First Patient Dosed in Newest Stage of Study of Pexa-Vec and Chemo as Sold Tumor Fighter

First Patient Dosed in Newest Stage of Study of Pexa-Vec and Chemo as Sold Tumor Fighter

The first patient has been dosed in the Phase 2 portion of a clinical trial evaluating a combination of the cancer vaccine Pexa-Vec and chemotherapy in solid tumor patients.

The dosing at the Institut Bergonié in Bordeaux, France, marks the second stage of the METROmaJX Phase 1/2 trial (NCT02630368). It will evaluate a combination of Pexa-Vec, which is produced by Transgene, and metronomic cyclophosphamide in patients with advanced soft tissue sarcoma (STS) and HER2-negative breast cancer. The French National Cancer Institute INCa is backing the study.

“We are grateful to Institut Bergonié and INCa for supporting the METROmaJX trial,” Maud Brandely, chief medical officer of Transgene, said in a press release. “We hope that the Phase 2 part of the study will demonstrate that this novel oncolytic virus plus chemotherapy regimen can be synergistic, resulting in a high response rate which could translate into improved overall survival. Advanced breast cancer and soft tissue sarcoma are two diseases which clearly require better treatment options for the patients.”

Pexa-Vec, whose name is derived from pexastimogene devacirepvec, is an oncolytic virus designed to kill cancer cells in three ways. It triggers the breakdown of cancer cells through viral replication. It promotes disruption of blood vessels, reducing a tumor’s blood supply. And the GM-CSF gene it contains attracts immune cells to tumors, stimulating strong anti-tumor responses.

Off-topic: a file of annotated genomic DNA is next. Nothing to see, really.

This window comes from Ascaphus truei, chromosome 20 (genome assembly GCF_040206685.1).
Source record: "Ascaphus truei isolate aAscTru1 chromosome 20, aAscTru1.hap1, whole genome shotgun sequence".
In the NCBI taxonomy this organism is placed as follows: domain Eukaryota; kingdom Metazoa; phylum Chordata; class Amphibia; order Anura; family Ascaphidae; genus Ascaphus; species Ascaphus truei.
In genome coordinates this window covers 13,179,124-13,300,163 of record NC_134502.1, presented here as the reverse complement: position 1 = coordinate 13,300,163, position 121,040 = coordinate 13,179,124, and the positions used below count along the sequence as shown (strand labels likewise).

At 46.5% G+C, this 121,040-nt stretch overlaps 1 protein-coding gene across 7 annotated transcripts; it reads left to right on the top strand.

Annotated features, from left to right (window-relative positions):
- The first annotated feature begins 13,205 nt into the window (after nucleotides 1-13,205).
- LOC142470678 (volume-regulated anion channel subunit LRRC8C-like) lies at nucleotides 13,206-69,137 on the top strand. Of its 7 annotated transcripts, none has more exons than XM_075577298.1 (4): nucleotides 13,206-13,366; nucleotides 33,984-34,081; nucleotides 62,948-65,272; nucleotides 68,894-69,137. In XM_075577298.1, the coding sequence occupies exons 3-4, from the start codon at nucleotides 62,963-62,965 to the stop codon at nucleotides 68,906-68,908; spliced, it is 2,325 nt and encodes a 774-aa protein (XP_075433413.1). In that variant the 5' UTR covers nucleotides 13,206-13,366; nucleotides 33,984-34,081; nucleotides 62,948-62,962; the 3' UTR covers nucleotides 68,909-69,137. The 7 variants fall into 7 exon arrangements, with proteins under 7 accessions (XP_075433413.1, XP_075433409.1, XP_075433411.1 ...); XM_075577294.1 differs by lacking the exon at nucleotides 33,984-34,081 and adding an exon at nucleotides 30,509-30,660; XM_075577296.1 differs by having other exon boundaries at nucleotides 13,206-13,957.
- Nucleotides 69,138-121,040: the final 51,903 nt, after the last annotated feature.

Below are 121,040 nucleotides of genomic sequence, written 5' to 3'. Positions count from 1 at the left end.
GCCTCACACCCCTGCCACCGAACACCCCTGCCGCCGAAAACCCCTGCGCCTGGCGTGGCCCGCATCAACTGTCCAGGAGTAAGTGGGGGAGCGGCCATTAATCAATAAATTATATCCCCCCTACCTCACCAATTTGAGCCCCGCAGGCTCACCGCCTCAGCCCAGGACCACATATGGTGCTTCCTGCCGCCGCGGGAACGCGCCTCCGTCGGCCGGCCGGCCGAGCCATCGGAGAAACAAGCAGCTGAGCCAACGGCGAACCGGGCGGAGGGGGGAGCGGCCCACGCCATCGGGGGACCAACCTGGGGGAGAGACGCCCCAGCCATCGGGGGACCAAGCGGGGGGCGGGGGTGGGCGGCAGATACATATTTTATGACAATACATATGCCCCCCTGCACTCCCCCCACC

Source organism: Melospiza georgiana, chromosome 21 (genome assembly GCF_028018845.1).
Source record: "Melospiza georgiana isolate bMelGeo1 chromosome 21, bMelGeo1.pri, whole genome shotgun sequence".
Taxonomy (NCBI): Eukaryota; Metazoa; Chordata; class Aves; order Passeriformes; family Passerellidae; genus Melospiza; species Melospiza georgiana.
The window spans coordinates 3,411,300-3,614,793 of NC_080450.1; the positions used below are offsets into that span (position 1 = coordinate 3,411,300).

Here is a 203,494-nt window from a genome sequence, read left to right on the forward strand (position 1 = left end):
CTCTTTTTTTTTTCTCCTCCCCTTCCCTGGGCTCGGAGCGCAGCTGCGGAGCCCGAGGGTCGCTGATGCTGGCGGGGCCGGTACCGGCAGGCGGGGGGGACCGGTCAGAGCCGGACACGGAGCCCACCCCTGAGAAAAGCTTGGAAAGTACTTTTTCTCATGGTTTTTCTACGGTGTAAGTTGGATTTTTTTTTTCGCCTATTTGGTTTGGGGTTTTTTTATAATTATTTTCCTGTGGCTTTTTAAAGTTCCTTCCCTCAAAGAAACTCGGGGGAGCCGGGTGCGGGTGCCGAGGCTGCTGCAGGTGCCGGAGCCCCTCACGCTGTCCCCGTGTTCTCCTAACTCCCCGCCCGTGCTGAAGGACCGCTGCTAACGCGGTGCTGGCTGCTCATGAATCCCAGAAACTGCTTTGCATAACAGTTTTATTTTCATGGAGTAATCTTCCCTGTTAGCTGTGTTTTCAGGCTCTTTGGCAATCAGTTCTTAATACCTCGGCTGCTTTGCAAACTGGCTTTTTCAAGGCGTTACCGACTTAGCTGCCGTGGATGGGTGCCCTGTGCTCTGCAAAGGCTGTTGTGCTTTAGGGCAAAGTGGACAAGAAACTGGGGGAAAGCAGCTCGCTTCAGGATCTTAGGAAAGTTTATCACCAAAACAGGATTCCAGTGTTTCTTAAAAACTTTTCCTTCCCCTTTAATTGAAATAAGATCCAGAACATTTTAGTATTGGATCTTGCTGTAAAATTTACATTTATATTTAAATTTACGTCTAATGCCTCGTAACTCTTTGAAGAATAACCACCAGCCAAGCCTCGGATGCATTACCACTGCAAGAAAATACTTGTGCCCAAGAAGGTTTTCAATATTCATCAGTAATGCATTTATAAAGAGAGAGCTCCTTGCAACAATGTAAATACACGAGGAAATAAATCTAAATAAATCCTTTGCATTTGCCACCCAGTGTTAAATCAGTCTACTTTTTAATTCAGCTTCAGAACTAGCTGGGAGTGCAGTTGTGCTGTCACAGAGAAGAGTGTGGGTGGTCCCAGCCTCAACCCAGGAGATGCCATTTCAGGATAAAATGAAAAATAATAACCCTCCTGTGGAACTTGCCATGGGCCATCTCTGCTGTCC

The vaccine’s mechanism of action and safety make it an appropriate candidate for combination treatments, Transgene said. The bottom line is that it can improve the anti-tumor effects of other immunomodulatory agents, the company added.

Cyclophosphamide is a chemotherapy that can modulate immune activity when administered in metronomic fashion — that is, in lots of low doses.

In the Phase 1 part of the METROmaJX study, researchers administered two dose levels of Pexa-Vec to determine the maximum that patients could tolerate. Then they gave the trial participants a combination of that Pexa-Vec dose and metronomic cyclophosphamide twice a day every other week.

Patients tolerated the combination well enough for the trial to progress to the Phase 2 stage. Transgene plans to present results of the Phase 1 stage at a medical conference.

Researchers will divide patients into three groups for the Phase 2 part of the trial. Forty-eight soft tissue sarcoma patients will receive Pexa-Vec plus metronomic cyclophosphamide. Twenty-four sarcoma patients will receive metronimic cyclophosphamide alone. And 32 breast cancer patients will receive the combo treatment.

The primary measurement of the combo’s effectiveness will be the proportion of patients who respond to the treatment or whose disease is stable at six months. Secondary endpoints include patients’ objective response rate; progression-free survival — or the number of patients whose disease has failed to progress — at one and two years; and overall patient survival rates. Objective response refers to the number of patients who respond fully or partially to a treatment.

“The METROmaJX trial has confirmed the good tolerability of intravenous administration of the oncolytic virus Pexa-Vec, when associated with low-dose cyclophosphamide,” said Dr. Antoine Italiano of the Institut Bergonié, the principal investigator of the study. “We hope this novel regimen will demonstrate its efficacy in the Phase 2 part of the trial.”

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